The Likelihood: Mixed. There are certain very liberal strands in Catholic theology. Liberation theology was a branch of the Catholic Church that looked at existing data and noticed that Jesus talks a lot more about feeding the hungry and loving your neighbor than about stopping people from having abortions or getting married.  So they set out and lived that message instead. The Catholics also have a long history of supporting worker’s rights and struggles throughout most of modern history.

Maybe we’ll see a Pope who comes from the liberation theology school of thought, and maybe one who’s willing to recognize that to survive as an organization the Catholic Church should probably get a whole lot more welcoming (Ratzinger famously said in one of his books that he would prefer a small Church with devout Catholics to a large one with gays and people that borrow practices from other religions). Unfortunately, as noted above, a lot of the people able to vote on who the next Pope will be were chosen by this Pope. Still, we may have a surprise.

4) End of the World As We Know It

"boulder fire" "drew levin" photos

What Happens:  There are a set of prophecies discovered in the 16th century that accurately predict every Pope up to that point, and more or less predict every Pope since then if you squint a little bit. They say that the next Pope will be the final one and will signify the End Times.

Likelihood: Pretty Damn High. Don’t make any long term plans if you know what I’m saying.

Whatever happens, the events currently occurring carry the potential to change global politics. We may see more reactionary politics and attempts to bring the world screaming into 1300 again or a brave new people willing to work with each other and accept each other. And of course retiring Popes don’t have the only say in this process. All of us do too.

Organize, leaflet, spread your beliefs, do your best to make this place something better than what it was when you first got here. There are people who will support progressive politics regardless of what there religious leaders say, and sometimes there are others who just need to be shown that that’s an option before they stand up to it. I left the Catholic Church during the sex scandals out of disgust, but know many people who have stuck with the religion and have done some wonderful things.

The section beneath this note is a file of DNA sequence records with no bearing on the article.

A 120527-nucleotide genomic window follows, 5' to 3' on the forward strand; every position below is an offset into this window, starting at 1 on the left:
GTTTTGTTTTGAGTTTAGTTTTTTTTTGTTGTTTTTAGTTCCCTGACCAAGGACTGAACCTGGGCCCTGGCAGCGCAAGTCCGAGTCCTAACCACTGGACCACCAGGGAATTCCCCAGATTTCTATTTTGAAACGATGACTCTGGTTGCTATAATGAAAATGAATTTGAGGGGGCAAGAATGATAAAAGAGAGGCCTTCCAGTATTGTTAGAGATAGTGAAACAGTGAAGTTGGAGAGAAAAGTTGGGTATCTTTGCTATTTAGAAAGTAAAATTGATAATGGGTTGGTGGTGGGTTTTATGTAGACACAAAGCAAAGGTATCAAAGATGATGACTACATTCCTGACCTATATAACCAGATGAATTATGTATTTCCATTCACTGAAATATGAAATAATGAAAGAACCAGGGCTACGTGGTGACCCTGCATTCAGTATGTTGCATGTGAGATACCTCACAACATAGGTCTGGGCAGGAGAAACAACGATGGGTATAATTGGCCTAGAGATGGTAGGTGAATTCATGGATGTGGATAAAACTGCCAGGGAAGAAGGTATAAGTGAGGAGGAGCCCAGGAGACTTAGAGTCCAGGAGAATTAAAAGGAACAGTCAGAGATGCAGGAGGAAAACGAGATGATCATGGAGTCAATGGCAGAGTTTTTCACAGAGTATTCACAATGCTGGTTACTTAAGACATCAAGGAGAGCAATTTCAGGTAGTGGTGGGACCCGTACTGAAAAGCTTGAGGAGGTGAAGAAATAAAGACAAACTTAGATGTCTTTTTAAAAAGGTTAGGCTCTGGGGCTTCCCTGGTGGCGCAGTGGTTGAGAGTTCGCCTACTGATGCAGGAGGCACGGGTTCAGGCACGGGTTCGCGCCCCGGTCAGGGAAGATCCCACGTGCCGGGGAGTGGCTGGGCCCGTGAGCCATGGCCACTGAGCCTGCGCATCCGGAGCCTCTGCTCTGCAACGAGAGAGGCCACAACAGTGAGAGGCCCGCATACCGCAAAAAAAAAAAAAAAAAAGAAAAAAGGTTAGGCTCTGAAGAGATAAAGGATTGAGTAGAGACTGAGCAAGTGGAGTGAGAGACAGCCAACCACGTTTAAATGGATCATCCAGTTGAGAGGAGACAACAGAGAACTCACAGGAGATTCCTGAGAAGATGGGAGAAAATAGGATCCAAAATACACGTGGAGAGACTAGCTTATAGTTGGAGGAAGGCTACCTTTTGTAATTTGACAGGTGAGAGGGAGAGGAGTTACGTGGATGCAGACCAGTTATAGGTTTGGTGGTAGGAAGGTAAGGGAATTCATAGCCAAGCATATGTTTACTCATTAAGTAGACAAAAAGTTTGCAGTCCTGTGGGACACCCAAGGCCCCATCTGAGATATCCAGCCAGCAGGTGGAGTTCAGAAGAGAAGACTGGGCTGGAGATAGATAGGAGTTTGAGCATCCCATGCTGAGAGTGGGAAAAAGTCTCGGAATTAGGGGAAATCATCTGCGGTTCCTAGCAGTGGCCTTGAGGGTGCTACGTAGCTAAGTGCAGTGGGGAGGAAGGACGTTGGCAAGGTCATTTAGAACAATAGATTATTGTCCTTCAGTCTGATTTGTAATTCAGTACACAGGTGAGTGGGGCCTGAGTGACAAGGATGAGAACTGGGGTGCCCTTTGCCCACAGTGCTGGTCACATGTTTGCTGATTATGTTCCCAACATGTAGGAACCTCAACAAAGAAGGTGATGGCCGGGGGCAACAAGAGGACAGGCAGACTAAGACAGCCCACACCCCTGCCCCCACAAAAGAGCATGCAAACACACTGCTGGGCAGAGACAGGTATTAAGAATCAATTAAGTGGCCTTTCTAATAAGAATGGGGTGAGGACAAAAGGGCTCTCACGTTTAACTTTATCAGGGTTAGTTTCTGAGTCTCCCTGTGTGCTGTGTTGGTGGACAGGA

And that’s what we need: people doing wonderful things. Unless the world ends. Then anything goes.

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Ed: Lynn Hasselberger

About Andrew Cvercko

Andrew Cvercko lives in Winsted, Connecticut. He works at a drug rehab, teaching mindfulness meditation to people recovering from drug addiction. He spends his free time corresponding with people in prison on religion and meditation, exploring this strange planet we find ourselves on, and thinking too much.

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3 Responses to “So the Pope’s Quitting. What Now?”

  1. Kaye says:

    Well considered. I think you're right that the Pope's resignation is indicative of a greater threshold breaking. In essence, it's losing relevance to subsequent generations and even the die hards that you mentioned won't sustain a lasting following. The church has to change or die. No organization /group /party that has attempted to stay completely unaltered has lasted. Sparta, the empirical dynasty of China, the royalty of Europe, all that fell because of inflexibility to its own members

  2. Andrew Cvercko Andrew Cvercko says:

    There’s an old Zen saying “Nothing can live in pure water”. Especially religious organizations should be open to the needs of the communities they serve, because if not it’s fairly obvious those communities won’t last.

  3. Olga says:

    What i don’t understood is actually how you are not really much more well-favored than you might be right now. You’re so intelligent.